Millions of Americans suffer from lower back pain. Some treatment options that sufferers of lower back pain can try are remaining active, applying heat, taking medication or seeking the help of a healthcare professional, according to the National Center for Alternative and Complementary Medicine. When the pain becomes uncomfortable and disrupts daily living, then an individual might seek the help of a healthcare professional, who in turn may attempt to mitigate the symptoms through spinal manipulation therapy.
A study recently published in The Journal of Pain determined that “spinal manipulation therapy can help lessen pain sensitivity.” The study looked at 110 participants who were recruited from the University of Florida campus. The researchers sought to determine if the lessening of pain felt by the study subjects who received spinal manipulation therapy was from the therapy and not from any placebo effect.
As part of the study, the subjects received baseline pressure and thermal pain testing, and were randomly assigned to receive spinal manipulation therapy, placebo spinal manipulation therapy, enhanced placebo spinal manipulation therapy, or no therapeutic intervention at all. The researchers found that those assigned enhanced placebo spinal manipulation therapy, in which the subjects were informed they would receive standard placebo spinal manipulation therapy or no treatment, had better results than those who received standard placebo spinal manipulation therapy or no treatment.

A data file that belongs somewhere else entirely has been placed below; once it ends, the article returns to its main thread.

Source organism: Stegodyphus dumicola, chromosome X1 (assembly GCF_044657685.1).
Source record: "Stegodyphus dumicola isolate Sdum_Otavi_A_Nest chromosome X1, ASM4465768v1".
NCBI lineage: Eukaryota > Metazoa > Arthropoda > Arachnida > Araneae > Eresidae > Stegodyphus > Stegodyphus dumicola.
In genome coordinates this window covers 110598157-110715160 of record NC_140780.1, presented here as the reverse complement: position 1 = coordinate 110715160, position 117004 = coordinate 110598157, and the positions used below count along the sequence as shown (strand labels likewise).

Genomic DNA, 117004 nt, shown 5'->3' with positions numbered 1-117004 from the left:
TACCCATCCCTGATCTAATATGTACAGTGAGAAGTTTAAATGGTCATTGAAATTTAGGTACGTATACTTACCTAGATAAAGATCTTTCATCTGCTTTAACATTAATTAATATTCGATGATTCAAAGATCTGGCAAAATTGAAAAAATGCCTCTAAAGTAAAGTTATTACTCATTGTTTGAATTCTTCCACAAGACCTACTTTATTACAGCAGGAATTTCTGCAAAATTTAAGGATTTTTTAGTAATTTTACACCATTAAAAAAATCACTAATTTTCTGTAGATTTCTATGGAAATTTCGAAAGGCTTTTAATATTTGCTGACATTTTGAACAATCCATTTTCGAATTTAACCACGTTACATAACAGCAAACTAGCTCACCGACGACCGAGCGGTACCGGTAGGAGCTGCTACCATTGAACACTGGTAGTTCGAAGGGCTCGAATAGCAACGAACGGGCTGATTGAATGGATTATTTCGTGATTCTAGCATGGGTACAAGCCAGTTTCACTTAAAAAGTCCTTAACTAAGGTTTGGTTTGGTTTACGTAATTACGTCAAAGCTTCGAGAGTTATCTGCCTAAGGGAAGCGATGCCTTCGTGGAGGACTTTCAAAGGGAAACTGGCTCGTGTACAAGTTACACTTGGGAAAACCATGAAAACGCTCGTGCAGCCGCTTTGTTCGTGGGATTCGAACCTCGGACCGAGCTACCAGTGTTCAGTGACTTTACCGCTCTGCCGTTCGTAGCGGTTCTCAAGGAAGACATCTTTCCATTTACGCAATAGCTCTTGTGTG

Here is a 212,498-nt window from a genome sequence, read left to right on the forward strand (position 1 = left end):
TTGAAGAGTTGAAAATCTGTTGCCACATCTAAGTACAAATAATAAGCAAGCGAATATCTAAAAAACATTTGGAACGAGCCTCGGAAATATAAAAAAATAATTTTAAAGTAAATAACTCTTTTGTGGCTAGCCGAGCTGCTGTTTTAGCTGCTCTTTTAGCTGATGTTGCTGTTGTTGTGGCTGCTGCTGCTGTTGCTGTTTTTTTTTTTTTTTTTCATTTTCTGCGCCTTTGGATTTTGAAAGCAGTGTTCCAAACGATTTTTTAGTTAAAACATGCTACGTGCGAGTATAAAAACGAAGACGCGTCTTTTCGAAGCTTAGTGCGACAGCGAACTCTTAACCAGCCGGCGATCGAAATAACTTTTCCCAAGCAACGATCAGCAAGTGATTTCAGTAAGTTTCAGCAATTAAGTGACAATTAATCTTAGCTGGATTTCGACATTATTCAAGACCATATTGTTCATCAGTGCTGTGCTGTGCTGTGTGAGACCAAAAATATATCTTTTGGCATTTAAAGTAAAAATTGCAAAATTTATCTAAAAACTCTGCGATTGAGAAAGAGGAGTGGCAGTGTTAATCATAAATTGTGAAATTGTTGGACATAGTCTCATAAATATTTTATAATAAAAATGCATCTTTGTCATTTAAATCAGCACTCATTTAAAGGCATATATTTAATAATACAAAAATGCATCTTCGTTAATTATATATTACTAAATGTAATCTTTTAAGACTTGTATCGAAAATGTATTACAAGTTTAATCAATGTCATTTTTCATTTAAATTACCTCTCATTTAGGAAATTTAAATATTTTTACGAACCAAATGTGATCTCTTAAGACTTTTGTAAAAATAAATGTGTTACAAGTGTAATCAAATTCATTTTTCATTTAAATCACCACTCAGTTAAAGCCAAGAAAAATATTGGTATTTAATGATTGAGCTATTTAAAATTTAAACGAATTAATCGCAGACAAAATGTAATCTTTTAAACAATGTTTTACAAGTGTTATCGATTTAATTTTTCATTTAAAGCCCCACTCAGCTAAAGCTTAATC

In a press release, the study’s authors say that the results suggest that spinal manipulation therapy may be a clinically beneficial intervention for lower back pain.